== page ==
Eighteen-year-old Luca Escopelli is among hundreds of young Brazilian students that travelled to Rio receive a gold medal at a special ceremony at ICM 2018 this afternoon. This is the sixth time Luca, from the southern state of Rio Grande do Sul, has won gold for math excellence in the innovative OBMEP (Brazilian Maths Olympiad for Public Schools), the largest school competition in the world, which simultaneously tests the math proficiency of more than 8% of Brazil’s population.
Last year, more than 18 million youngsters attempted the first round of the test (more than the population of Chile!), applied by IMPA, the Brazilian Pure and Applied Math Institute, in 99.6% of municipalities across the nation, in partnership with the Brazilian Mathematics Society.
- How the Fields Medal became the ‘Mathematics Nobel’
- Cédric Villani delivers public lecture on the ‘age of the earth’
- Tadashi Tokieda’s toys: finding magic in the ordinary
OBMEP Coordinator, and Deputy Director of IMPA, Claudio Ladrim, explained that 6,500 medalists are invited every year to participate in lessons at local universities, and receive a Scientific Initiation scholarship (PIC) from CNPq of R$100 per month. “They are taught by professors of the university, problems and subjects that they are not taught in school. At the same time we try to stimulate them to continue their studies at university,” he said.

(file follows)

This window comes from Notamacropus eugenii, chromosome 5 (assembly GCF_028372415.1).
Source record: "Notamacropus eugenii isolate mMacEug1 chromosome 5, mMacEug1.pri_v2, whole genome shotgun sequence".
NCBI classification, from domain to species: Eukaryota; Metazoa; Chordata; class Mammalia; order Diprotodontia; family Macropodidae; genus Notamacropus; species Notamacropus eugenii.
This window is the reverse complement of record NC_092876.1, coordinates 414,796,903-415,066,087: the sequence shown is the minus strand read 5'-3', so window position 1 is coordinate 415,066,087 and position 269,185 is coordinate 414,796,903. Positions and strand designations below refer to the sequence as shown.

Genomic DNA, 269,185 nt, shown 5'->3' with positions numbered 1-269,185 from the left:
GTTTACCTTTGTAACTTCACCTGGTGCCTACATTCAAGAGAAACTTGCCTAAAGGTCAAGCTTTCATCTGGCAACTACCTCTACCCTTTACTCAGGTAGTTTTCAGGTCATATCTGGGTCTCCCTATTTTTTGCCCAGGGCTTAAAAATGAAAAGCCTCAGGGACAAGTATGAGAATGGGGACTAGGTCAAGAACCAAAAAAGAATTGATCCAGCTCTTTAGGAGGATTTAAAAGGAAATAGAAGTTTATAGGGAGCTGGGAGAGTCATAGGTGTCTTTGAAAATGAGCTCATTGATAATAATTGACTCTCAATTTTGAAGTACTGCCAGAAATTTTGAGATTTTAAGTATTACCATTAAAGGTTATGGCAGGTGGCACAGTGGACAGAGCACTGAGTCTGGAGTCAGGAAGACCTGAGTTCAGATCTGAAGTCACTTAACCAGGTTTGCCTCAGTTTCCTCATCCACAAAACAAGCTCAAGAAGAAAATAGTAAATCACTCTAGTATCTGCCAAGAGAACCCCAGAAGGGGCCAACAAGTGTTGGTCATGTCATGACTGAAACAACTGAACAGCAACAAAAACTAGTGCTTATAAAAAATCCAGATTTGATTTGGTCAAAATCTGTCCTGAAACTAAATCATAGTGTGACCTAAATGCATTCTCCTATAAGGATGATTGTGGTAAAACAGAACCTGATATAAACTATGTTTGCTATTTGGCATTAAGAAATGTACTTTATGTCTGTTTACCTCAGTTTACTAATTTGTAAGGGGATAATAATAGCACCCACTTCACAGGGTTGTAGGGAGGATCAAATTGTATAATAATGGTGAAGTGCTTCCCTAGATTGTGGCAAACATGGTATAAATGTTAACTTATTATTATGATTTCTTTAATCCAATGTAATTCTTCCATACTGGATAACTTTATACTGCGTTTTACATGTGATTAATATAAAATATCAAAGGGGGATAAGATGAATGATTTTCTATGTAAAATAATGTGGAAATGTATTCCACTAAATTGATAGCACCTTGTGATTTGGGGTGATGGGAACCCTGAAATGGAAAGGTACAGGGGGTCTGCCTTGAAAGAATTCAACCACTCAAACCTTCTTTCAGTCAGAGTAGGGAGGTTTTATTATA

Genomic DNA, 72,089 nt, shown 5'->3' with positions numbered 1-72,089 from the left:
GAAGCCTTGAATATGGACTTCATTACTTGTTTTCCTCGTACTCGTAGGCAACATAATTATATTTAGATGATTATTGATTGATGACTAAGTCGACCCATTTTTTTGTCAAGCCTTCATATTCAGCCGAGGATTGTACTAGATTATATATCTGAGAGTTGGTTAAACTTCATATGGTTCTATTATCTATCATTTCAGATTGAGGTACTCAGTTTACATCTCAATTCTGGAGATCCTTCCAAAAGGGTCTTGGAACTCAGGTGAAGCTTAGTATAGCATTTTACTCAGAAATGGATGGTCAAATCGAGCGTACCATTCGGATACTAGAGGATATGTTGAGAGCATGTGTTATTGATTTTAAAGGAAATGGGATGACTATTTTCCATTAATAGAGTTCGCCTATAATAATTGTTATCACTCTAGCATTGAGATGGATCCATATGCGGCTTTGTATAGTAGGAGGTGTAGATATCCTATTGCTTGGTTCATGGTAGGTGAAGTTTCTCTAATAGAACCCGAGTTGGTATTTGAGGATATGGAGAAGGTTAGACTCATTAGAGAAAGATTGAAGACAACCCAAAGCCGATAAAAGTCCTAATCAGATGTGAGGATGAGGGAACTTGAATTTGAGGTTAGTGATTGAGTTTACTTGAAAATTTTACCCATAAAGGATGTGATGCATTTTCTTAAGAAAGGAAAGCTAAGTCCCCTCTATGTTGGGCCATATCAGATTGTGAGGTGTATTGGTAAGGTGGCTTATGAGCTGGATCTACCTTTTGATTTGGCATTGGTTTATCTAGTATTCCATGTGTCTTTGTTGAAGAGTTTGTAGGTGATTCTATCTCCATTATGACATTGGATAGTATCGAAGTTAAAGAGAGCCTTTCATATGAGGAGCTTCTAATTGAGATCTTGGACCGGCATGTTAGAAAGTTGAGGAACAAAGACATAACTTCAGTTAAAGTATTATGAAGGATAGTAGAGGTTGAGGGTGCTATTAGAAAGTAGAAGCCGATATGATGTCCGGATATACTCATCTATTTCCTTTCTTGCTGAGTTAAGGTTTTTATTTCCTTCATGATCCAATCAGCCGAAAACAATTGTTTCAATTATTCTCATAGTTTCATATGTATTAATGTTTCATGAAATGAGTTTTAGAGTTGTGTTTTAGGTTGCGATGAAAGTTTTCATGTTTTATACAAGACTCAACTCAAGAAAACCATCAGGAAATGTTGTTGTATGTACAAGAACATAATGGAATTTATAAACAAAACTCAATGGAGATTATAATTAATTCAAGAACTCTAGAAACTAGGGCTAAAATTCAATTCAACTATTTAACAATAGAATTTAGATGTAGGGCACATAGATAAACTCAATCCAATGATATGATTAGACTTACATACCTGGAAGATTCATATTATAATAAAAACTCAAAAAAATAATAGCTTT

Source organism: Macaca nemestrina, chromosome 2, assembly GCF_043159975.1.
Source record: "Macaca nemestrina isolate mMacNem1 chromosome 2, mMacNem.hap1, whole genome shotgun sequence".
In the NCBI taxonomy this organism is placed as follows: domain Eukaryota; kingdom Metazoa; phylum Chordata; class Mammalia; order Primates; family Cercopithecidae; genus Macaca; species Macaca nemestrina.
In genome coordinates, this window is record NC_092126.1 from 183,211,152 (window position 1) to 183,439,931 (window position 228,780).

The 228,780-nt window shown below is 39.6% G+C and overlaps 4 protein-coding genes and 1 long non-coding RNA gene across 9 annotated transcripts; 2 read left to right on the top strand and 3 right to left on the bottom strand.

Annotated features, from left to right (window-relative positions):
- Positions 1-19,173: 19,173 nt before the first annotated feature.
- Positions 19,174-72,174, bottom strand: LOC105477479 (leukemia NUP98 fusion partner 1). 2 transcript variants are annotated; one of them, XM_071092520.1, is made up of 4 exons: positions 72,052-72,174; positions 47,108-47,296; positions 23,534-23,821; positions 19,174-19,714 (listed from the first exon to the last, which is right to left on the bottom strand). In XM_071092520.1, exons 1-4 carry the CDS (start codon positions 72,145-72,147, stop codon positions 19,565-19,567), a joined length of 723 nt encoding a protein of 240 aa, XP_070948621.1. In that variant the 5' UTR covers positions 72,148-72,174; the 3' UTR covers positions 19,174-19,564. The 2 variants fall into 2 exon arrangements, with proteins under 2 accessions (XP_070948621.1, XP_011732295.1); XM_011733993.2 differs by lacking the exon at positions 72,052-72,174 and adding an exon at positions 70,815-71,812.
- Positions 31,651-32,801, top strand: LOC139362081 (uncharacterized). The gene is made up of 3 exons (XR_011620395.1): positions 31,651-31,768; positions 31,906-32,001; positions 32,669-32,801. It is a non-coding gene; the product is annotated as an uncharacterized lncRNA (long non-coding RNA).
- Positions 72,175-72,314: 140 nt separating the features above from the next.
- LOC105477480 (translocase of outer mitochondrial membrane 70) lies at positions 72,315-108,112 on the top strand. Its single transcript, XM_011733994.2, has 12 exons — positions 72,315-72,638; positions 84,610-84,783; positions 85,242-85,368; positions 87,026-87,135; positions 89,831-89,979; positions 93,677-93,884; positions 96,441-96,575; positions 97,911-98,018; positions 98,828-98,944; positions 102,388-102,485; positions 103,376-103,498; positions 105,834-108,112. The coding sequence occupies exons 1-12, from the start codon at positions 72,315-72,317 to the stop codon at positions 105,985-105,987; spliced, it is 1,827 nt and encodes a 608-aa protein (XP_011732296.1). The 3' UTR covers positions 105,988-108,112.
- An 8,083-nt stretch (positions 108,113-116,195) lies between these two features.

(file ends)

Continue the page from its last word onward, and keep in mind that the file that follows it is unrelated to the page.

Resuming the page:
Luca participated in PIC over several years, and says this helped him attain a scholarship at the private school where he is currently studying. He hopes to study Computer Engineering at ITA Aeronautical Institute. PIC works, he says, “because there are often lots of students at school that are not interested in math, and the teachers have to spend a lot of time running after them.” In a classroom with like-minded students, the classes “flow better”, he said.
PIC teaching methodologies are different from traditional school classes, explained Fabíola Loterio (18) from the state of Espírito Santo, who won her third gold medal this year, along with her triplet sisters. The three now study math together at the Federal University of Espírito Santo. In her early PIC days, Fabíola found it difficult to adjust to a different way of learning math, “but once I became accustomed to it, I began to fall more and more in love with math. At school, we always focused on formulas, without understanding the concepts.”
The Brazilian Maths Olympiad for Public Schools (OBMEP in Portuguese) was conceived in 2005, to identify students with a capacity for math, with the objective of helping these adolescents (from 6th grade of elementary school to the senior year in high school) to develop their potential in math, using logic and creativity, rather than traditional formulas.
Since it’s inception in 2005, OBMEP has tested students in all of Brazil’s public schools, and last year private schools were also including in testing. 13% of this year’s gold medals were awarded to youngsters from the private education sector. Medals will be awarded at 15:30h today.